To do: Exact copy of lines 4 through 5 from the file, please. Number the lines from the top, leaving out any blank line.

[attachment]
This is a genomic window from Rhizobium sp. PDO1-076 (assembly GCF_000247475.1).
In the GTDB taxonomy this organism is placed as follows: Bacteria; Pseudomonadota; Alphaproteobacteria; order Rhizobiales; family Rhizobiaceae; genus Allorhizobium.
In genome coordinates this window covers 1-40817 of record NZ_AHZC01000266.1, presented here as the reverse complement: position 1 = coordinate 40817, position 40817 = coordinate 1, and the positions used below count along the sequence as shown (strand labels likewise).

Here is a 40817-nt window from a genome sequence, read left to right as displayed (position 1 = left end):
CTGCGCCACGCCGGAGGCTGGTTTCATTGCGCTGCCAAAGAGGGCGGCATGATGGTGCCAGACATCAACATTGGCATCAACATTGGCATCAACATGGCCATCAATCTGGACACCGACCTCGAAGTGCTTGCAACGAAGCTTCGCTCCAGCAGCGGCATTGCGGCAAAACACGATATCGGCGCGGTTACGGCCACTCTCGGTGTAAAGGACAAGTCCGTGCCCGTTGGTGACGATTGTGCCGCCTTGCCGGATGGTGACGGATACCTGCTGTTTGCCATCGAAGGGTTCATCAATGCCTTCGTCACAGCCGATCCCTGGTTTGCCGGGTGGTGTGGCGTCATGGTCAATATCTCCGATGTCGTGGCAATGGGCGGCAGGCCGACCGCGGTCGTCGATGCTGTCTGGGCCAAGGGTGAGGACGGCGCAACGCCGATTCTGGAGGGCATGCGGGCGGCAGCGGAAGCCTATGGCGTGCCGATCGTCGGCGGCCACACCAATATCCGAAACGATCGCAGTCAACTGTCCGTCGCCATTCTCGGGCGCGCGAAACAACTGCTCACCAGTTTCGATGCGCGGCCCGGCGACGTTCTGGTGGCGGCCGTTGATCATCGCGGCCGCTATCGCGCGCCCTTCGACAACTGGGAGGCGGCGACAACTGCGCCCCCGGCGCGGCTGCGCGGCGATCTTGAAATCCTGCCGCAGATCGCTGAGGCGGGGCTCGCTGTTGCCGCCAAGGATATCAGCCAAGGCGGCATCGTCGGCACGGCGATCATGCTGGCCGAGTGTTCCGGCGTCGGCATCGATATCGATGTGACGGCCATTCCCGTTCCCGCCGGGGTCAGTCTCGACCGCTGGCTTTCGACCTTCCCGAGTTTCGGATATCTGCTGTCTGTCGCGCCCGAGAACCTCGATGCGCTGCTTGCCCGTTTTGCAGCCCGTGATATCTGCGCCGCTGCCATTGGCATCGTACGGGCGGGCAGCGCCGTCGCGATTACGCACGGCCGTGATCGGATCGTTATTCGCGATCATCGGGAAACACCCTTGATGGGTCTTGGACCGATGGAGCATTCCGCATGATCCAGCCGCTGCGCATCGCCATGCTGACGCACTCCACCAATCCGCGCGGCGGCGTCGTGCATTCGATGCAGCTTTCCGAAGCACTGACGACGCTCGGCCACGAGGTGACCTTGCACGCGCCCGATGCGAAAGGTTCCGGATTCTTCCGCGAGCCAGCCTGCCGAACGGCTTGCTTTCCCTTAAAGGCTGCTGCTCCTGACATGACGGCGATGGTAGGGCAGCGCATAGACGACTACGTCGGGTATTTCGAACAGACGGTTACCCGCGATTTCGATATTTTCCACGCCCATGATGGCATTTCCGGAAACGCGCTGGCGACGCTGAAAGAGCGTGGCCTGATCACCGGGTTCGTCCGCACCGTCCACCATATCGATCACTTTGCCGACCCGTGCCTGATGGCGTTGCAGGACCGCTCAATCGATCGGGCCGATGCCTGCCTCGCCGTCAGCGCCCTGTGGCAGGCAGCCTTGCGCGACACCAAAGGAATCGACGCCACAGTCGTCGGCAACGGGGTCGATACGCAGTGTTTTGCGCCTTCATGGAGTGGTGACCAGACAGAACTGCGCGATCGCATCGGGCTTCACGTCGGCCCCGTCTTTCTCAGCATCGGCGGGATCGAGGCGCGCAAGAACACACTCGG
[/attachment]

Here is a 40817-nt window from a genome sequence, read left to right as displayed (position 1 = left end):
CTGCGCCACGCCGGAGGCTGGTTTCATTGCGCTGCCAAAGAGGGCGGCATGATGGTGCCAGACATCAACATTGGCATCAACATTGGCATCAACATGGCCATCAATCTGGACACCGACCTCGAAGTGCTTGCAACGAAGCTTCGCTCCAGCAGCGGCATTGCGGCAAAACACGATATCGGCGCGGTTACGGCCACTCTCGGTGTAAAGGACAAGTCCGTGCCCGTTGGTGACGATTGTGCCGCCTTGCCGGATGGTGACGGATACCTGCTGTTTGCCATCGAAGGGTTCATCAATGCCTTCGTCACAGCCGATCCCTGGTTTGCCGGGTGGTGTGGCGTCATGGTCAATATCTCCGATGTCGTGGCAATGGGCGGCAGGCCGACCGCGGTCGTCGATGCTGTCTGGGCCAAGGGTGAGGACGGCGCAACGCCGATTCTGGAGGGCATGCGGGCGGCAGCGGAAGCCTATGGCGTGCCGATCGTCGGCGGCCACACCAATATCCGAAACGATCGCAGTCAACTGTCCGTCGCCATTCTCGGGCGCGCGAAACAACTGCTCACCAGTTTCGATGCGCGGCCCGGCGACGTTCTGGTGGCGGCCGTTGATCATCGCGGCCGCTATCGCGCGCCCTTCGACAACTGGGAGGCGGCGACAACTGCGCCCCCGGCGCGGCTGCGCGGCGATCTTGAAATCCTGCCGCAGATCGCTGAGGCGGGGCTCGCTGTTGCCGCCAAGGATATCAGCCAAGGCGGCATCGTCGGCACGGCGATCATGCTGGCCGAGTGTTCCGGCGTCGGCATCGATATCGATGTGACGGCCATTCCCGTTCCCGCCGGGGTCAGTCTCGACCGCTGGCTTTCGACCTTCCCGAGTTTCGGATATCTGCTGTCTGTCGCGCCCGAGAACCTCGATGCGCTGCTTGCCCGTTTTGCAGCCCGTGATATCTGCGCCGCTGCCATTGGCATCGTACGGGCGGGCAGCGCCGTCGCGATTACGCACGGCCGTGATCGGATCGTTATTCGCGATCATCGGGAAACACCCTTGATGGGTCTTGGACCGATGGAGCATTCCGCATGATCCAGCCGCTGCGCATCGCCATGCTGACGCACTCCACCAATCCGCGCGGCGGCGTCGTGCATTCGATGCAGCTTTCCGAAGCACTGACGACGCTCGGCCACGAGGTGACCTTGCACGCGCCCGATGCGAAAGGTTCCGGATTCTTCCGCGAGCCAGCCTGCCGAACGGCTTGCTTTCCCTTAAAGGCTGCTGCTCCTGACATGACGGCGATGGTAGGGCAGCGCATAGACGACTACGTCGGGTATTTCGAACAGACGGTTACCCGCGATTTCGATATTTTCCACGCCCATGATGGCATTTCCGGAAACGCGCTGGCGACGCTGAAAGAGCGTGGCCTGATCACCGGGTTCGTCCGCACCGTCCACCATATCGATCACTTTGCCGACCCGTGCCTGATGGCGTTGCAGGACCGCTCAATCGATCGGGCCGATGCCTGCCTCGCCGTCAGCGCCCTGTGGCAGGCAGCCTTGCGCGACACCAAAGGAATCGACGCCACAGTCGTCGGCAACGGGGTCGATACGCAGTGTTTTGCGCCTTCATGGAGTGGTGACCAGACAGAACTGCGCGATCGCATCGGGCTTCACGTCGGCCCCGTCTTTCTCAGCATCGGCGGGATCGAGGCGCGCAAGAACACACTCGG